Tis the season once again for FOX News commentator Bill O'Reilly to froth and foam about the so-called "War on Christmas."
He needn't bother. Charlie Brown does it better each and every year.
Charlie's war was launched at 7:30 p.m. on December 9, 1965, when "A Charlie Brown Christmas" first aired on CBS, sponsored by Coca Cola.
The story -- told, among other places, in "Schulz and Peanuts: A Biography" by David Michaelis -- goes like this:
In June 1965, Coca Cola called Bill Melendez, a cartoon animator, asking if he wanted to create a Peanuts Christmas special. Melendez agreed, then called Peanuts creator Charles Schulz and told him that he had just sold "our" Christmas show.
"What Christmas show?" asked Schulz.
"The one we're going to write tomorrow," explained Melendez.
Melendez gathered a team of 50 animation artists to create more than 10,000 hand-painted cels -- a task that would normally take the better part of a year. They had six months.
The director, Lee Mendelson, found seven kids with no professional experience, ages 6 to 9, to do the voices. Some of them could not yet read a script.
Schulz said he would write the screenplay. He had never written one before. Then he declared that there would be no laugh track, something unheard of in the day.
Then he included a scene in which Linus read from the Gospel of Luke. Melendez argued against it: "You can't have the Bible on television."
Schulz countered: "If we don't do it, who will?" And so they did.
Predictably, the show fell behind schedule as the animators worked feverishly to complete it. CBS had been heavily plugging the special without quite knowing what they would be showing.
When they finally got a private screening, they were horrified.
The special opened with Charlie Brown moaning, "I think there must be something wrong with me, Linus. Christmas is coming, but I don't feel happy."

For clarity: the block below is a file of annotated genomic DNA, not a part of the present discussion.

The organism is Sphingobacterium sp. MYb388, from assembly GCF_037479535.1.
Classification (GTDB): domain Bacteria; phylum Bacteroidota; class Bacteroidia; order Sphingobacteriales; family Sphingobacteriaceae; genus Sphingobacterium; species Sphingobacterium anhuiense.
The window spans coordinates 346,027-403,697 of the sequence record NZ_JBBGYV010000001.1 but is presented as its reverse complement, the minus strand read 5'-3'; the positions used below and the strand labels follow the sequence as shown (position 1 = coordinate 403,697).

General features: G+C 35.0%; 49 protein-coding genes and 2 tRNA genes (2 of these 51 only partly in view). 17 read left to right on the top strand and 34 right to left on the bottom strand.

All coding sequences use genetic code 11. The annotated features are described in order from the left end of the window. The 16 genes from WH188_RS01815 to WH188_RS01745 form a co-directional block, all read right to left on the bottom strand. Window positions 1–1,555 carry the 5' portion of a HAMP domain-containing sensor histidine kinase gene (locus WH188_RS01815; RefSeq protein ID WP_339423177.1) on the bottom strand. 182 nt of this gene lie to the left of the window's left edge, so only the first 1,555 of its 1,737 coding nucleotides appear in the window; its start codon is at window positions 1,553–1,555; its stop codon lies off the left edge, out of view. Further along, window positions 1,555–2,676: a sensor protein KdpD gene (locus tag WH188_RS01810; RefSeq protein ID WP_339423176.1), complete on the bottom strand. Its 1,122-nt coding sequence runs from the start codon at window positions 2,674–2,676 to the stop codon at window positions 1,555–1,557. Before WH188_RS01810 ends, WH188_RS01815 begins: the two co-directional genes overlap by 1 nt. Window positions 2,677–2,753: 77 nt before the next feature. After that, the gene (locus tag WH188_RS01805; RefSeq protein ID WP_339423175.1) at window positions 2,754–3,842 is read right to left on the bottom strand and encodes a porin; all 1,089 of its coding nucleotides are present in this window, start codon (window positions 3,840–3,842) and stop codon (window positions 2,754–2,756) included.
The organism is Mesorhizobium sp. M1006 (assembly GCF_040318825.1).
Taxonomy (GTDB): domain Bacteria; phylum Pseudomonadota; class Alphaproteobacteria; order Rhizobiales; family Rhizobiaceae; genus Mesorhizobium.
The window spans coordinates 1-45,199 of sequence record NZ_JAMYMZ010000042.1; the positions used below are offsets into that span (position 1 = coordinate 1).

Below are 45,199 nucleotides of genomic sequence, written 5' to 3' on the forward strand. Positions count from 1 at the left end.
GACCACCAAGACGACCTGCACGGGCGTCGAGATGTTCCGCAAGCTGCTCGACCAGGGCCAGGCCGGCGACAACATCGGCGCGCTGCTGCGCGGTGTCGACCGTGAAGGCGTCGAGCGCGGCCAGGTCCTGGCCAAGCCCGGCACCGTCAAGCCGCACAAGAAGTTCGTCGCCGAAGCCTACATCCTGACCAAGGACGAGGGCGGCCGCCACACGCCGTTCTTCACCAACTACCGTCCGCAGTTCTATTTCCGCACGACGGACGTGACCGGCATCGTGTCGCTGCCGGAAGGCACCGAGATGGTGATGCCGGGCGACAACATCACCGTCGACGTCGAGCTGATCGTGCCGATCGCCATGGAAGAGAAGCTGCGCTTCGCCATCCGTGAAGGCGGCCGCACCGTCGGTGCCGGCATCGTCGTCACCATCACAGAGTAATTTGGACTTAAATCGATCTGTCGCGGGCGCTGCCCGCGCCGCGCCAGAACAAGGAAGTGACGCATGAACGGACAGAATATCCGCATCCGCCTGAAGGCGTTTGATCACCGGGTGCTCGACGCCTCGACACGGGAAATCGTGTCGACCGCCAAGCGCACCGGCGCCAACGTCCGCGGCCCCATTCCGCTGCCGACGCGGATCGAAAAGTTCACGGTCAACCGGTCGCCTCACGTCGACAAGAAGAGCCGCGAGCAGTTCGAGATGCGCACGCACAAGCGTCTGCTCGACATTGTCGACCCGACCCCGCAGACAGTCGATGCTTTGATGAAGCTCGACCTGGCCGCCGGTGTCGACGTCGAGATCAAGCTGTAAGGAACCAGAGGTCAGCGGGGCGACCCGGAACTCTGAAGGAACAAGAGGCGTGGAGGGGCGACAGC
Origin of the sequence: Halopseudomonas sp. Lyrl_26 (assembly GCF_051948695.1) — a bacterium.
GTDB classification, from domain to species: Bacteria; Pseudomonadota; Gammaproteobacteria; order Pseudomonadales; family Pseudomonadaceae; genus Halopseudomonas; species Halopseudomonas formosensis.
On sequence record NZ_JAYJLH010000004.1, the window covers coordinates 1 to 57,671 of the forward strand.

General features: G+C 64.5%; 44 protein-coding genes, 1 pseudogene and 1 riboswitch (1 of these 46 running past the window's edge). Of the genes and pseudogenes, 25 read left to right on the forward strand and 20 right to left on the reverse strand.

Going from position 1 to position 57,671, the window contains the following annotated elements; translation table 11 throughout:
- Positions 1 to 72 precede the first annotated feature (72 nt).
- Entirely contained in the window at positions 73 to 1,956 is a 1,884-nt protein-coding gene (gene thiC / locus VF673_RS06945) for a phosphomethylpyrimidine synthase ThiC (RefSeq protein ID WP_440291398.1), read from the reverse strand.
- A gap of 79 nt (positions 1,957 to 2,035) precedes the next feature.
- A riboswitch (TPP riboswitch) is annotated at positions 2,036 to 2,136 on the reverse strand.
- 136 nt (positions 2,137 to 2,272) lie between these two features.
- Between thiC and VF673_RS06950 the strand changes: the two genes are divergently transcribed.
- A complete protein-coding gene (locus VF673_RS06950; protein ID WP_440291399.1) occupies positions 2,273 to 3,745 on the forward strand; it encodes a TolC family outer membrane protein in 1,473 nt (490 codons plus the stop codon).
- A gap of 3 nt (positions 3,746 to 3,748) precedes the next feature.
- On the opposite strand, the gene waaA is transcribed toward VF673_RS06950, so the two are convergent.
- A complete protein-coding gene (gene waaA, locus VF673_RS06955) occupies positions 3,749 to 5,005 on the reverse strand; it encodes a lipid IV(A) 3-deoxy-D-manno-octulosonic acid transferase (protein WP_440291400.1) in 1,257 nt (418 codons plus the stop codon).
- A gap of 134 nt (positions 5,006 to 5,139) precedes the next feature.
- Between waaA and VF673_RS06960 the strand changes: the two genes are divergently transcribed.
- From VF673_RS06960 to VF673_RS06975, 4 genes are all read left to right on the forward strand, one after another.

A child says this? It got worse. No laugh track. Jazz music. Wobbly children's voices. Linus quoting from the Bible and then proclaiming, "That's what Christmas is all about, Charlie Brown."
Worst of all, Charlie Brown constantly inveighs against the crass commercialism of the Christmas season. What would the sponsors think?
The CBS execs didn't laugh once. They declared it a flop; they would air the film once and then consign it to a can, never to see the light of day again.
They were wrong.
One week later, almost half of the nation's television viewers tuned in. The next day a New York adman claimed that "all heaven broke loose."
Letters poured into CBS, thanking Charles Schulz for "keeping Christ in Christmas."
A New York art critic wrote, "Linus' reading of the story of the Nativity was, quite simply, the dramatic highlight of the season."
A chagrined CBS promptly ordered four more Peanuts specials. Several months later, "A Charlie Brown Christmas" won Peabody and Emmy awards.
Schulz never doubted the power of Charlie Brown's brooding but persistent search for the true meaning of Christmas, even as he was beset by the baubles, gewgaws and clamor of the commercialized holiday.
Forty-six years later, "A Charlie Brown Christmas" continues to thrive as a favorite of holiday television programming.
It is a testament to what television programming can be: contemplative, unpretentious and, above all, respectful of the intelligence and innocence of its audience.
So, Mr. O'Reilly, if there really is a "War on Christmas," what Christmas are you defending? The Christmas Charlie Brown rejects, or the one he joyously discovers?
Why not invite Linus onto your show sometime? I would love to hear him read the Gospel of Luke, then look up and say, "That's what Christmas is all about, Bill O'Reilly."
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Mark W. Benjamin, of Cambridge, is a criminal defense attorney.